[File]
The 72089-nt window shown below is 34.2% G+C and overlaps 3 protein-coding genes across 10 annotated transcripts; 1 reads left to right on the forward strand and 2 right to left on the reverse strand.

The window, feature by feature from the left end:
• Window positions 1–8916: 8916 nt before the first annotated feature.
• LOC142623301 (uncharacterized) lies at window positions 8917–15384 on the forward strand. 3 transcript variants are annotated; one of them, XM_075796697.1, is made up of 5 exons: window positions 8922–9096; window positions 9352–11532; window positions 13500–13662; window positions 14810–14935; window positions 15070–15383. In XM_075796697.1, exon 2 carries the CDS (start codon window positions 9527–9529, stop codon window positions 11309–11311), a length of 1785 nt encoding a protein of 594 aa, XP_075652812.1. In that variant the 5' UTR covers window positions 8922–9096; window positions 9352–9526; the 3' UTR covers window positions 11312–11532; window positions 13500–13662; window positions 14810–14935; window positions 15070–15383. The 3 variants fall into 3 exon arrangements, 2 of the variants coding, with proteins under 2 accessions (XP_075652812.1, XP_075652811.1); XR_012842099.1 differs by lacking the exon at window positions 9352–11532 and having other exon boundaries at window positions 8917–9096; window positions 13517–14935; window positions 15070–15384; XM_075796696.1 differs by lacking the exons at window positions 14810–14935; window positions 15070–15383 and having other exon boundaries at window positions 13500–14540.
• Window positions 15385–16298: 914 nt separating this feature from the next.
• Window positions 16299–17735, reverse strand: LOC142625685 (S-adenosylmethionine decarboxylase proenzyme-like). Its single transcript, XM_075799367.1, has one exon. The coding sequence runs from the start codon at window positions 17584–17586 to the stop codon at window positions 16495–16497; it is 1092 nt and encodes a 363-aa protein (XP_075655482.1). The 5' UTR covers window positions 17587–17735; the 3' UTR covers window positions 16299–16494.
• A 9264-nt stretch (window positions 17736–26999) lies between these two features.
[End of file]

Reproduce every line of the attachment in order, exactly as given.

The 72089-nt window shown below is 34.2% G+C and overlaps 3 protein-coding genes across 10 annotated transcripts; 1 reads left to right on the forward strand and 2 right to left on the reverse strand.

The window, feature by feature from the left end:
• Window positions 1–8916: 8916 nt before the first annotated feature.
• LOC142623301 (uncharacterized) lies at window positions 8917–15384 on the forward strand. 3 transcript variants are annotated; one of them, XM_075796697.1, is made up of 5 exons: window positions 8922–9096; window positions 9352–11532; window positions 13500–13662; window positions 14810–14935; window positions 15070–15383. In XM_075796697.1, exon 2 carries the CDS (start codon window positions 9527–9529, stop codon window positions 11309–11311), a length of 1785 nt encoding a protein of 594 aa, XP_075652812.1. In that variant the 5' UTR covers window positions 8922–9096; window positions 9352–9526; the 3' UTR covers window positions 11312–11532; window positions 13500–13662; window positions 14810–14935; window positions 15070–15383. The 3 variants fall into 3 exon arrangements, 2 of the variants coding, with proteins under 2 accessions (XP_075652812.1, XP_075652811.1); XR_012842099.1 differs by lacking the exon at window positions 9352–11532 and having other exon boundaries at window positions 8917–9096; window positions 13517–14935; window positions 15070–15384; XM_075796696.1 differs by lacking the exons at window positions 14810–14935; window positions 15070–15383 and having other exon boundaries at window positions 13500–14540.
• Window positions 15385–16298: 914 nt separating this feature from the next.
• Window positions 16299–17735, reverse strand: LOC142625685 (S-adenosylmethionine decarboxylase proenzyme-like). Its single transcript, XM_075799367.1, has one exon. The coding sequence runs from the start codon at window positions 17584–17586 to the stop codon at window positions 16495–16497; it is 1092 nt and encodes a 363-aa protein (XP_075655482.1). The 5' UTR covers window positions 17587–17735; the 3' UTR covers window positions 16299–16494.
• A 9264-nt stretch (window positions 17736–26999) lies between these two features.